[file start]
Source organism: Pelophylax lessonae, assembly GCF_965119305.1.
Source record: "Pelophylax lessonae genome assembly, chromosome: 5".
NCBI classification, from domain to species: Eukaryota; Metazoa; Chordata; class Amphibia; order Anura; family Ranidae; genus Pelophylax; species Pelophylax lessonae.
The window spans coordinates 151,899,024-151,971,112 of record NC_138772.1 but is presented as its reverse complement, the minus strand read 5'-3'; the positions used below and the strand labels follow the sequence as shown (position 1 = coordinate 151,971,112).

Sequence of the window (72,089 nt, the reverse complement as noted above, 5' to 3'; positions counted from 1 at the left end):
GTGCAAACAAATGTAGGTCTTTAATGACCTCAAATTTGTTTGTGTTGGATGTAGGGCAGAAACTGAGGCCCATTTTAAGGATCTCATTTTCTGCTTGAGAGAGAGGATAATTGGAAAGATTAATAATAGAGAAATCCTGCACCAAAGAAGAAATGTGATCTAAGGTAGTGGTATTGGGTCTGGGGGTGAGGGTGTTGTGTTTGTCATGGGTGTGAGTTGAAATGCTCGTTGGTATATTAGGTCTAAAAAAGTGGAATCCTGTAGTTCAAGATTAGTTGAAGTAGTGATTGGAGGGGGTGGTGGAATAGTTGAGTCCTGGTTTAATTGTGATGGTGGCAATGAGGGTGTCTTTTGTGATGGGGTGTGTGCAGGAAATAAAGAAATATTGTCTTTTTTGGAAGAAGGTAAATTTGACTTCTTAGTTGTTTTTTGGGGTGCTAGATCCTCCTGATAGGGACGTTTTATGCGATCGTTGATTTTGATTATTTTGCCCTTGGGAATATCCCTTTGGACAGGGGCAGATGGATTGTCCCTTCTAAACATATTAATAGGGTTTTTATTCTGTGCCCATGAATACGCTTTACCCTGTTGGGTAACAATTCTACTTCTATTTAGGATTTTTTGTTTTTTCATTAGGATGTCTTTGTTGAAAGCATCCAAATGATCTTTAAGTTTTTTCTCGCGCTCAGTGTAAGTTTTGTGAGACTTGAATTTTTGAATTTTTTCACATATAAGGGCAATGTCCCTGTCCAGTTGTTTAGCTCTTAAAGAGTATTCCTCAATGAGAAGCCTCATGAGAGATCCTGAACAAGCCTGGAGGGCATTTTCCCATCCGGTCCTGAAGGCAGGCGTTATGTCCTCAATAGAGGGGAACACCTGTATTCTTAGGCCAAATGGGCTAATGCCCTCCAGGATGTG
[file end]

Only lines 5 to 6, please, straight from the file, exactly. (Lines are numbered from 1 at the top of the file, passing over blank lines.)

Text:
Sequence of the window (72,089 nt, the reverse complement as noted above, 5' to 3'; positions counted from 1 at the left end):
GTGCAAACAAATGTAGGTCTTTAATGACCTCAAATTTGTTTGTGTTGGATGTAGGGCAGAAACTGAGGCCCATTTTAAGGATCTCATTTTCTGCTTGAGAGAGAGGATAATTGGAAAGATTAATAATAGAGAAATCCTGCACCAAAGAAGAAATGTGATCTAAGGTAGTGGTATTGGGTCTGGGGGTGAGGGTGTTGTGTTTGTCATGGGTGTGAGTTGAAATGCTCGTTGGTATATTAGGTCTAAAAAAGTGGAATCCTGTAGTTCAAGATTAGTTGAAGTAGTGATTGGAGGGGGTGGTGGAATAGTTGAGTCCTGGTTTAATTGTGATGGTGGCAATGAGGGTGTCTTTTGTGATGGGGTGTGTGCAGGAAATAAAGAAATATTGTCTTTTTTGGAAGAAGGTAAATTTGACTTCTTAGTTGTTTTTTGGGGTGCTAGATCCTCCTGATAGGGACGTTTTATGCGATCGTTGATTTTGATTATTTTGCCCTTGGGAATATCCCTTTGGACAGGGGCAGATGGATTGTCCCTTCTAAACATATTAATAGGGTTTTTATTCTGTGCCCATGAATACGCTTTACCCTGTTGGGTAACAATTCTACTTCTATTTAGGATTTTTTGTTTTTTCATTAGGATGTCTTTGTTGAAAGCATCCAAATGATCTTTAAGTTTTTTCTCGCGCTCAGTGTAAGTTTTGTGAGACTTGAATTTTTGAATTTTTTCACATATAAGGGCAATGTCCCTGTCCAGTTGTTTAGCTCTTAAAGAGTATTCCTCAATGAGAAGCCTCATGAGAGATCCTGAACAAGCCTGGAGGGCATTTTCCCATCCGGTCCTGAAGGCAGGCGTTATGTCCTCAATAGAGGGGAACACCTGTATTCTTAGGCCAAATGGGCTAATGCCCTCCAGGATGTG